“Spam attacks have picked up so we’re going to have to get tighter on things like rate limits, which is going to mean unintentionally limiting active people (false positives),” Mosseri writes. “If you get caught up those [sic] protections let us know.”
Meta’s measures come just over a week since its launch saw 43 million people sign up to the platform, although only about 24 million are now daily active users. Meta CEO Mark Zuckerberg seemed unbothered by the drop-off, however, saying the numbers were “ahead of what we expected.”
Several weeks ago, Twitter adopted a similar policy as Threads of limiting use, which had prompted intense criticism by users who ended up being blocked from seeing as many posts on the service as they wanted to. At the time, Twitter owner Elon Musk said in a tweet that limiting the number of posts users could see on a daily basis were “temporary” measures to address mass data scraping on the website by third parties.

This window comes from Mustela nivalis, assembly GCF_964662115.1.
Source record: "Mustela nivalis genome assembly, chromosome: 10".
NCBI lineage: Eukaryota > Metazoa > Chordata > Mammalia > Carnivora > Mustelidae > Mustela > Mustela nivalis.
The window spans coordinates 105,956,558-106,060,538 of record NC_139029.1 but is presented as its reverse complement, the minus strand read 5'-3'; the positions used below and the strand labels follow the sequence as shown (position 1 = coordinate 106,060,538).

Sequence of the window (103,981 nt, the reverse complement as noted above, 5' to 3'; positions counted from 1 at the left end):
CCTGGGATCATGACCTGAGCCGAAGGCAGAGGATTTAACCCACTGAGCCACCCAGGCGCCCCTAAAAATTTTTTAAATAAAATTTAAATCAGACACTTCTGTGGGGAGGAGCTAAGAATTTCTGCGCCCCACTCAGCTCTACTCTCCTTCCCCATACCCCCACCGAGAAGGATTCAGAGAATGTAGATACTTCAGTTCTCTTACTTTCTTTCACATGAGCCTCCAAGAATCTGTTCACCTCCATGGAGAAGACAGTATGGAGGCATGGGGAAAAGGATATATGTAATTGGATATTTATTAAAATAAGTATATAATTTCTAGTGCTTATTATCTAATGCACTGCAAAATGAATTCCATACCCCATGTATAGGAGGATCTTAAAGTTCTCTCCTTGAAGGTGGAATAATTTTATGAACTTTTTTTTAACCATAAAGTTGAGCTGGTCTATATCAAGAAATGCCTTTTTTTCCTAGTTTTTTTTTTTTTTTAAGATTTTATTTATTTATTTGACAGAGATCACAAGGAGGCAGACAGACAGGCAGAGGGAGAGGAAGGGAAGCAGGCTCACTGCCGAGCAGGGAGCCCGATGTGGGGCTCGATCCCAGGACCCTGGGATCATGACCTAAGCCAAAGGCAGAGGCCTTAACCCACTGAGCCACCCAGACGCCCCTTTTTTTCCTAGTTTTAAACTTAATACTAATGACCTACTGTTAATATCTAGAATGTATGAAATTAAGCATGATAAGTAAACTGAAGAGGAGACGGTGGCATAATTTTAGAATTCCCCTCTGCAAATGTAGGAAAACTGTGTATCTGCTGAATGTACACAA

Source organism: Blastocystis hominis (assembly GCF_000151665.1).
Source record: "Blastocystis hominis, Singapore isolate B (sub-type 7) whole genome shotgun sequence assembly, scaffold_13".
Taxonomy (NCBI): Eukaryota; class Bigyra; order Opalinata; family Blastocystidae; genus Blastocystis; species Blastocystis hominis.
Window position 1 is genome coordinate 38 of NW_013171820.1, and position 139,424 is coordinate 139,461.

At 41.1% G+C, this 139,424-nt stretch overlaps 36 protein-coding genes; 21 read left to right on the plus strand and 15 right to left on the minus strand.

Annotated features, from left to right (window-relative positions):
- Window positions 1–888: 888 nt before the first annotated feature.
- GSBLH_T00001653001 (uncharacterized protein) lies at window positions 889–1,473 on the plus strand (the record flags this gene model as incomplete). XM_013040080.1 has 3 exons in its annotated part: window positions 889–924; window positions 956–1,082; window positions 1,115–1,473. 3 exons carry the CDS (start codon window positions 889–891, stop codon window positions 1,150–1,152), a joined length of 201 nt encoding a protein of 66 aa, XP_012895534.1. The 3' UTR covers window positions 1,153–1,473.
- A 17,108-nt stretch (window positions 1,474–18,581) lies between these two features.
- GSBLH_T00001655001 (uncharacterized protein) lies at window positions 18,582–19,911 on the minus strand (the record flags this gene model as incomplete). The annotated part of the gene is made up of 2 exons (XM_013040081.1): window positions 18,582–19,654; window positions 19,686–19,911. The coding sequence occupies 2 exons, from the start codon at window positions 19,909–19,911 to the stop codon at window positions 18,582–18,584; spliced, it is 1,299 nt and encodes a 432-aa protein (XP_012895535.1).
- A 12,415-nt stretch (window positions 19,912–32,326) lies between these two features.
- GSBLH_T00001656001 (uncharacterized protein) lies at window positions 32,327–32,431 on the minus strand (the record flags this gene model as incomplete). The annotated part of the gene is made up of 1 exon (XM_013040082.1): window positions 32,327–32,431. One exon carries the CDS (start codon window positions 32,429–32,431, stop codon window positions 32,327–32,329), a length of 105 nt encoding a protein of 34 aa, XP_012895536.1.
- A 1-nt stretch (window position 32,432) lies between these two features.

Data scraping is when third parties extract large amounts of information from websites—often to create databases that are then used to generate sales leads, collect insights about consumers or to spam users. When done at large scale it can strain the target’s servers and slow its website. Musk said this was the case on Twitter.
When Twitter instituted its rate limits, many experts called it an unorthodox solution for a social media company that makes money when users see more ads. Limiting the number of posts users can see risks reducing the amount of time they spend on the platform and therefore less ad revenue for the company.
When Threads announced it would follow Twitter’s lead, Musk crowed that he had been vindicated, calling Mosseri and Meta “copy cats” on Twitter.
Based on Mosseri’s comments, it appears Meta is trying to only place limits on suspected bots and not on all Threads users. Any real people caught up in the effort—or false positives, as he put it—would be inadvertent.
More recently, data scraping has been the subject of discussion because A.I. companies regularly do it to gather information that they then use to train their large language models. Critics say doing so violates intellectual property and privacy laws. Major A.I. developers like Alphabet and OpenAI were recently hit with class action lawsuits over data scraping.